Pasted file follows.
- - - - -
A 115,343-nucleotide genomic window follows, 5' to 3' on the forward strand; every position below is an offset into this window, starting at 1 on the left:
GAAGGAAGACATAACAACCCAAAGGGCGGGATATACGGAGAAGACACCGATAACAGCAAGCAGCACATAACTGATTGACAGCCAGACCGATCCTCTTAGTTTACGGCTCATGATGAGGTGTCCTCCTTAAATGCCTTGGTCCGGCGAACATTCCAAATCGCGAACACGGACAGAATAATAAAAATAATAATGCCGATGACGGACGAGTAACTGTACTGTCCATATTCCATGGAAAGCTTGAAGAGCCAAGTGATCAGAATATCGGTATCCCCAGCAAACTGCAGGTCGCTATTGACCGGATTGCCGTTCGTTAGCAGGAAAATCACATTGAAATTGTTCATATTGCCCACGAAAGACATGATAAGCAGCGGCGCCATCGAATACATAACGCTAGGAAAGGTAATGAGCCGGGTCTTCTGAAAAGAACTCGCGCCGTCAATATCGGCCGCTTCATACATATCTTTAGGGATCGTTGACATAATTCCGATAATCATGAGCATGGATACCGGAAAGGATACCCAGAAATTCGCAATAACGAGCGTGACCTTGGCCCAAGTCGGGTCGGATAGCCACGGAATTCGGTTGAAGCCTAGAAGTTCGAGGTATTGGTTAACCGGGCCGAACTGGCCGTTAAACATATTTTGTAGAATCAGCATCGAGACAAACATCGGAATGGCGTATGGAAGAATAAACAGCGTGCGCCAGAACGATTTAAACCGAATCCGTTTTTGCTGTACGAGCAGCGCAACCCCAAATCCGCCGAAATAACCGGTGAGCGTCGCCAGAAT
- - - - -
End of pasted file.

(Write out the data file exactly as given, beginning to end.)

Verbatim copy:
A 115,343-nucleotide genomic window follows, 5' to 3' on the forward strand; every position below is an offset into this window, starting at 1 on the left:
GAAGGAAGACATAACAACCCAAAGGGCGGGATATACGGAGAAGACACCGATAACAGCAAGCAGCACATAACTGATTGACAGCCAGACCGATCCTCTTAGTTTACGGCTCATGATGAGGTGTCCTCCTTAAATGCCTTGGTCCGGCGAACATTCCAAATCGCGAACACGGACAGAATAATAAAAATAATAATGCCGATGACGGACGAGTAACTGTACTGTCCATATTCCATGGAAAGCTTGAAGAGCCAAGTGATCAGAATATCGGTATCCCCAGCAAACTGCAGGTCGCTATTGACCGGATTGCCGTTCGTTAGCAGGAAAATCACATTGAAATTGTTCATATTGCCCACGAAAGACATGATAAGCAGCGGCGCCATCGAATACATAACGCTAGGAAAGGTAATGAGCCGGGTCTTCTGAAAAGAACTCGCGCCGTCAATATCGGCCGCTTCATACATATCTTTAGGGATCGTTGACATAATTCCGATAATCATGAGCATGGATACCGGAAAGGATACCCAGAAATTCGCAATAACGAGCGTGACCTTGGCCCAAGTCGGGTCGGATAGCCACGGAATTCGGTTGAAGCCTAGAAGTTCGAGGTATTGGTTAACCGGGCCGAACTGGCCGTTAAACATATTTTGTAGAATCAGCATCGAGACAAACATCGGAATGGCGTATGGAAGAATAAACAGCGTGCGCCAGAACGATTTAAACCGAATCCGTTTTTGCTGTACGAGCAGCGCAACCCCAAATCCGCCGAAATAACCGGTGAGCGTCGCCAGAAT